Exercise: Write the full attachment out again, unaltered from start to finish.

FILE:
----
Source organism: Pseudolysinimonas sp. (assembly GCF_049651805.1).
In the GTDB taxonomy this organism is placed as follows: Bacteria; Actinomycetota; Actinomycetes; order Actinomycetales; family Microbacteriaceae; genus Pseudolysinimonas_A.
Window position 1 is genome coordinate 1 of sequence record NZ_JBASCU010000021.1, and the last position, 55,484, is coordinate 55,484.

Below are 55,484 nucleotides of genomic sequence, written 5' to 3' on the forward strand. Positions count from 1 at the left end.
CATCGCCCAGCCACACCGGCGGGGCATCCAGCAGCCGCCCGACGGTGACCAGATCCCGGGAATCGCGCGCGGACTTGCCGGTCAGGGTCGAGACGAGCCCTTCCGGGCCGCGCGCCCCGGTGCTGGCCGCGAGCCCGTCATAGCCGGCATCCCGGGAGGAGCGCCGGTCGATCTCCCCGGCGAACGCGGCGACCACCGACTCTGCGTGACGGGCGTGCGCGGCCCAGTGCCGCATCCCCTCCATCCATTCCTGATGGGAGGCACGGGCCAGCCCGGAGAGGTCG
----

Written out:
Source organism: Pseudolysinimonas sp. (assembly GCF_049651805.1).
In the GTDB taxonomy this organism is placed as follows: Bacteria; Actinomycetota; Actinomycetes; order Actinomycetales; family Microbacteriaceae; genus Pseudolysinimonas_A.
Window position 1 is genome coordinate 1 of sequence record NZ_JBASCU010000021.1, and the last position, 55,484, is coordinate 55,484.

Below are 55,484 nucleotides of genomic sequence, written 5' to 3' on the forward strand. Positions count from 1 at the left end.
CATCGCCCAGCCACACCGGCGGGGCATCCAGCAGCCGCCCGACGGTGACCAGATCCCGGGAATCGCGCGCGGACTTGCCGGTCAGGGTCGAGACGAGCCCTTCCGGGCCGCGCGCCCCGGTGCTGGCCGCGAGCCCGTCATAGCCGGCATCCCGGGAGGAGCGCCGGTCGATCTCCCCGGCGAACGCGGCGACCACCGACTCTGCGTGACGGGCGTGCGCGGCCCAGTGCCGCATCCCCTCCATCCATTCCTGATGGGAGGCACGGGCCAGCCCGGAGAGGTCG